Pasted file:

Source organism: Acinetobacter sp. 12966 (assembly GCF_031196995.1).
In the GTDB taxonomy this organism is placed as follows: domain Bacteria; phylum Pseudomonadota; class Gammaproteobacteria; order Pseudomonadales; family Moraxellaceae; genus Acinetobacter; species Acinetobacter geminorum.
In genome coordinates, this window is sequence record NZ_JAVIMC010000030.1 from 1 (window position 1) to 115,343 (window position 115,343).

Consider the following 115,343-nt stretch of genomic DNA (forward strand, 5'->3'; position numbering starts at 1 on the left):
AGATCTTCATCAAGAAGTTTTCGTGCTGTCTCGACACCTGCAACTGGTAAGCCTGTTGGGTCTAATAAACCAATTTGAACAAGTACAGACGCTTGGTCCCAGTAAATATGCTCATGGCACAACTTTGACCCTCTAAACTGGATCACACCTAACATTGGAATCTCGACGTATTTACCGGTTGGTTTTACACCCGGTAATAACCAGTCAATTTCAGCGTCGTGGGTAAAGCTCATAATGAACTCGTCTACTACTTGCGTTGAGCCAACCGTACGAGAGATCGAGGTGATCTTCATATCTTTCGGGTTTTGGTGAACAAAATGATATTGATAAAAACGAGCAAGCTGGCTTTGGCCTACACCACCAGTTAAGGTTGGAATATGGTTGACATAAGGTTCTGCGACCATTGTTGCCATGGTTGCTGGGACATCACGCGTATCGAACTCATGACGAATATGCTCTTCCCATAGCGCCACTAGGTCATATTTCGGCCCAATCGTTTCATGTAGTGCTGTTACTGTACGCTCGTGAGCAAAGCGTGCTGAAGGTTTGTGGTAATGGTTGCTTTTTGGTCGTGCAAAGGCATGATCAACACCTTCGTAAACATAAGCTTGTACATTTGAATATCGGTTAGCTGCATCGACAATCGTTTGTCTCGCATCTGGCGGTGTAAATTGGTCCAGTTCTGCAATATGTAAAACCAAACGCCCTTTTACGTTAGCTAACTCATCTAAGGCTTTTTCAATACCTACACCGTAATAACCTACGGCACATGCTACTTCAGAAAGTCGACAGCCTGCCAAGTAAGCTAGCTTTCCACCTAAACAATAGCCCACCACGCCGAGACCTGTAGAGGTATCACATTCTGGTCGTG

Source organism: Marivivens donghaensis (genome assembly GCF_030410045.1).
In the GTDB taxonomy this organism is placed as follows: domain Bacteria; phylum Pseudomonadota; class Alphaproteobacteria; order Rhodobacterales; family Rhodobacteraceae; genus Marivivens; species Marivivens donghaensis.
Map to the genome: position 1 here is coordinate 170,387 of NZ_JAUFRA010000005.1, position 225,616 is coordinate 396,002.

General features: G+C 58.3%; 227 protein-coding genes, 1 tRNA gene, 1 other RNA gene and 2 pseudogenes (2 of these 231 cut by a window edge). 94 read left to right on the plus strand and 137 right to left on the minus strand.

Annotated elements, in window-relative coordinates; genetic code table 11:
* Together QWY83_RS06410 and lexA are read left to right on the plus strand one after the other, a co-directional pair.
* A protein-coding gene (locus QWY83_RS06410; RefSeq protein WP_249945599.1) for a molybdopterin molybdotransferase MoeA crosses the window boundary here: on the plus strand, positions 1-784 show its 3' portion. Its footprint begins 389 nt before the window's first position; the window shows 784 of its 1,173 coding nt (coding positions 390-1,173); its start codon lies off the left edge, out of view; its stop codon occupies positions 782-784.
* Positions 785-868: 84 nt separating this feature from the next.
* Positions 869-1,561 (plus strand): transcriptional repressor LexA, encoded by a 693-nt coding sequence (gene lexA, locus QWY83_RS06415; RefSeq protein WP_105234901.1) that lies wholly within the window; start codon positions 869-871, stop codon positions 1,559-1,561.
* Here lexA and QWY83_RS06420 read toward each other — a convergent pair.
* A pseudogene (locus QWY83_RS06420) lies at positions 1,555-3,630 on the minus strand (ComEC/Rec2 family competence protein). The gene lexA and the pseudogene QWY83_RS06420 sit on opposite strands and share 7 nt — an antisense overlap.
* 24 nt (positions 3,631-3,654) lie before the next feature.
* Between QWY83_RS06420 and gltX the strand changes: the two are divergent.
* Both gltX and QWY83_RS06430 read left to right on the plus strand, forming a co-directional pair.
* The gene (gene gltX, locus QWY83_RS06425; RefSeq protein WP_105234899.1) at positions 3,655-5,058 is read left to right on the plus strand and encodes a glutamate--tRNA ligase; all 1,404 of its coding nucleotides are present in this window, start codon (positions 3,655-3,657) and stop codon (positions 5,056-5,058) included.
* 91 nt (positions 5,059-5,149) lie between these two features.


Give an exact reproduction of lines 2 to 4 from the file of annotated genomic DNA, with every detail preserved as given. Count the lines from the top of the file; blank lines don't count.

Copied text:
In the GTDB taxonomy this organism is placed as follows: domain Bacteria; phylum Pseudomonadota; class Gammaproteobacteria; order Pseudomonadales; family Moraxellaceae; genus Acinetobacter; species Acinetobacter geminorum.
In genome coordinates, this window is sequence record NZ_JAVIMC010000030.1 from 1 (window position 1) to 115,343 (window position 115,343).

Consider the following 115,343-nt stretch of genomic DNA (forward strand, 5'->3'; position numbering starts at 1 on the left):